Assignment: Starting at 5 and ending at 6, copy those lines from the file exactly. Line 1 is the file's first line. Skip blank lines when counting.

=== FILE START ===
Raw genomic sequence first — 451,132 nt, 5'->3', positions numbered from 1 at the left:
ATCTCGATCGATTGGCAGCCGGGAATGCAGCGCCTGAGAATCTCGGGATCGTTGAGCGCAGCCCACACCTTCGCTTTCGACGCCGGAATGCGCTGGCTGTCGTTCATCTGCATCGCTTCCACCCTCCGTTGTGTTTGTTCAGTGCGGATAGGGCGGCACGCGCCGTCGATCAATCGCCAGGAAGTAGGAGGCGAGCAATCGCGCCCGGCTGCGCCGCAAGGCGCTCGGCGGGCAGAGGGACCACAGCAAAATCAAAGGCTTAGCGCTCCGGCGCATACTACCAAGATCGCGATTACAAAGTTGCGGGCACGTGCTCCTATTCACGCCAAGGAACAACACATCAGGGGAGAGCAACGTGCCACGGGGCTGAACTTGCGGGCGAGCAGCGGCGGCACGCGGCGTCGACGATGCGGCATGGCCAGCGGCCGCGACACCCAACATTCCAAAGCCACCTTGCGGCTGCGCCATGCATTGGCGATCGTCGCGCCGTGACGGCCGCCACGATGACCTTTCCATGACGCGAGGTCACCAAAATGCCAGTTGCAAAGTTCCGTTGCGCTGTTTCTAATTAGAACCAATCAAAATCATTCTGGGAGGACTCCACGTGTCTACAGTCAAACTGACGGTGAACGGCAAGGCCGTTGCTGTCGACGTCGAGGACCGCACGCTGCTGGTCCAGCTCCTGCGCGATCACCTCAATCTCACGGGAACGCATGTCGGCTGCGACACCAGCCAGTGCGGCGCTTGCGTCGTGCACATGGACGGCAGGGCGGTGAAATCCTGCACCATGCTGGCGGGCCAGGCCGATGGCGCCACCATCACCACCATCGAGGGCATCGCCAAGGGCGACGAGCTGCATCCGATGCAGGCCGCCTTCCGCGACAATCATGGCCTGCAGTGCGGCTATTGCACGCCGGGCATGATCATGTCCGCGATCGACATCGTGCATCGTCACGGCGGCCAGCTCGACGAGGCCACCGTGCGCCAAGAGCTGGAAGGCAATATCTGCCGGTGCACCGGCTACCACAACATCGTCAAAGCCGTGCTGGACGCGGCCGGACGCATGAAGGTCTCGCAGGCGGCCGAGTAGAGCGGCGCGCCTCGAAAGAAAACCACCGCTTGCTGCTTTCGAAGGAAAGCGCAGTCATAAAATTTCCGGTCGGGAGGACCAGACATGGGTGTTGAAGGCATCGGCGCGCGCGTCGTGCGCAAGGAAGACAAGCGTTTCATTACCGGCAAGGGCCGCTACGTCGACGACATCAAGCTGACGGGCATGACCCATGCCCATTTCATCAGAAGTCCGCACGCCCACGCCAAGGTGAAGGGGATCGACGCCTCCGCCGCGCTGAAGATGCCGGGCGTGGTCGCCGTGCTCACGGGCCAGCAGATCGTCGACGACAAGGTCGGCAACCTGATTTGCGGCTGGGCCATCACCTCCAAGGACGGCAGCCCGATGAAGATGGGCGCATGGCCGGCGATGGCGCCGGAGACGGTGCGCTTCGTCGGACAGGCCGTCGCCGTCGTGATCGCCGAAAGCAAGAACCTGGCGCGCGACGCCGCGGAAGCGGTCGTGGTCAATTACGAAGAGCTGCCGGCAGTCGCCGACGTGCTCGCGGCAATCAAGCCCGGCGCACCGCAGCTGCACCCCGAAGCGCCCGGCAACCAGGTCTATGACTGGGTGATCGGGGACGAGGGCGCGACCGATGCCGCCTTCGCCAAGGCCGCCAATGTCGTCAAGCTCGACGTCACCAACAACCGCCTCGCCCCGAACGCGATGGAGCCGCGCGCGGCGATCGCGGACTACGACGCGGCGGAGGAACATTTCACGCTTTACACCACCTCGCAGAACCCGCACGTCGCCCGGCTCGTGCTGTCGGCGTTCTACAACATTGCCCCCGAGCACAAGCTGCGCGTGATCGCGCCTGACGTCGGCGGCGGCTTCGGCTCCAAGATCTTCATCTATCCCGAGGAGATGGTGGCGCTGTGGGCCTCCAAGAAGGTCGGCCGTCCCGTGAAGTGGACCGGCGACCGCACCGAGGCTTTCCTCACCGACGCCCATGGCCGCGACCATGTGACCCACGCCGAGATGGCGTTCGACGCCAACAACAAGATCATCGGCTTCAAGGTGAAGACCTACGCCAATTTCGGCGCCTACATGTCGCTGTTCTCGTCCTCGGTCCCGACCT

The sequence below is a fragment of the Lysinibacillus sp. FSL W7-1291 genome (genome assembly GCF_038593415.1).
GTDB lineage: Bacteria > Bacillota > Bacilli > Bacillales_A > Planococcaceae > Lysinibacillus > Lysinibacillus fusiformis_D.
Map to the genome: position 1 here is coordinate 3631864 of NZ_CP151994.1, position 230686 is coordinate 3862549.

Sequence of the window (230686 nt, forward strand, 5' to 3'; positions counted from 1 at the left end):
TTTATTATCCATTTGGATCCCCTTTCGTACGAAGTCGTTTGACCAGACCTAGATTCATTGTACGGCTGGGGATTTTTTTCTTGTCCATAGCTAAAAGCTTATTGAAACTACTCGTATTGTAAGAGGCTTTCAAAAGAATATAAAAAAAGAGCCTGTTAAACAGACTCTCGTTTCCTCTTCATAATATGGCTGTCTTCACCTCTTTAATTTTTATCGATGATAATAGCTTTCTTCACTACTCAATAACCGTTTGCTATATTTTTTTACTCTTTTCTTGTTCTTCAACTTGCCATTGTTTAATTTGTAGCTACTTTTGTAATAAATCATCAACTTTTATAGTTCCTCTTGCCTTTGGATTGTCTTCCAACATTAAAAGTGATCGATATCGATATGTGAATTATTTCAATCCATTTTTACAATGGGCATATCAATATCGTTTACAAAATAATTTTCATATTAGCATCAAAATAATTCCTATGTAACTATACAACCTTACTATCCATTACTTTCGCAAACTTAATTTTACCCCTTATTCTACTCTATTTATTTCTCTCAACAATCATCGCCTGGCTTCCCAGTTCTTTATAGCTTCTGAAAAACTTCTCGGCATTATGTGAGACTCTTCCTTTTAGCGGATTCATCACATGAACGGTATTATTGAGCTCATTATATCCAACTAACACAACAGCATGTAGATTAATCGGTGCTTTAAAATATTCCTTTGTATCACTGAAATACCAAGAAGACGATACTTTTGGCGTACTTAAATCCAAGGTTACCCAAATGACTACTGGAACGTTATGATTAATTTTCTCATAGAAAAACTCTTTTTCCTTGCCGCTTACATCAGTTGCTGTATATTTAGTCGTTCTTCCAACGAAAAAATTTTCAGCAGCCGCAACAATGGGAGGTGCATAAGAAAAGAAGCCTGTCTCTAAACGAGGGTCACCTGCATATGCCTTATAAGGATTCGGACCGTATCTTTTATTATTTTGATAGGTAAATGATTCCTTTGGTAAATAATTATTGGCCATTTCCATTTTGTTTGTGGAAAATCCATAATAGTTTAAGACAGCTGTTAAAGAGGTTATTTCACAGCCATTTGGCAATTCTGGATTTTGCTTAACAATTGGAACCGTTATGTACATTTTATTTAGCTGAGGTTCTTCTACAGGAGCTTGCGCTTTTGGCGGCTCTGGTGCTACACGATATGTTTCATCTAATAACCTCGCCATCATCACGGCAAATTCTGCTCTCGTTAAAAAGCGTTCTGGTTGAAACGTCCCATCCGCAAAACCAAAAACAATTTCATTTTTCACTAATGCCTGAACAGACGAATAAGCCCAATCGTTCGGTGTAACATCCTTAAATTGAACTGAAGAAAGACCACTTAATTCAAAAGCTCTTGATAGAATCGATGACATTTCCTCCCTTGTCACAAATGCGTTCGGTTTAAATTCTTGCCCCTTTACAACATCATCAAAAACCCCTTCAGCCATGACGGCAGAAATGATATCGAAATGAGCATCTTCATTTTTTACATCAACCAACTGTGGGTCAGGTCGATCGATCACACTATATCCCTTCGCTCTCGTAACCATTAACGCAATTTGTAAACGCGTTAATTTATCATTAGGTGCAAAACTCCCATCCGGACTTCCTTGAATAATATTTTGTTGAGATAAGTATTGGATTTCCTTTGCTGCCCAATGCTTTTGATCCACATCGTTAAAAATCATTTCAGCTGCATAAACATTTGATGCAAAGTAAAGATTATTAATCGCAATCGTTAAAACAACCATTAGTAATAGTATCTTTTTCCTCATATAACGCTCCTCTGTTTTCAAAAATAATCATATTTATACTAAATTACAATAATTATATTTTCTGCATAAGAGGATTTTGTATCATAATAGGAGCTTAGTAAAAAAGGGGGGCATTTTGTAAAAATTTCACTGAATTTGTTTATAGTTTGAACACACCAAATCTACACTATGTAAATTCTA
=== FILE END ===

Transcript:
Map to the genome: position 1 here is coordinate 3631864 of NZ_CP151994.1, position 230686 is coordinate 3862549.

Sequence of the window (230686 nt, forward strand, 5' to 3'; positions counted from 1 at the left end):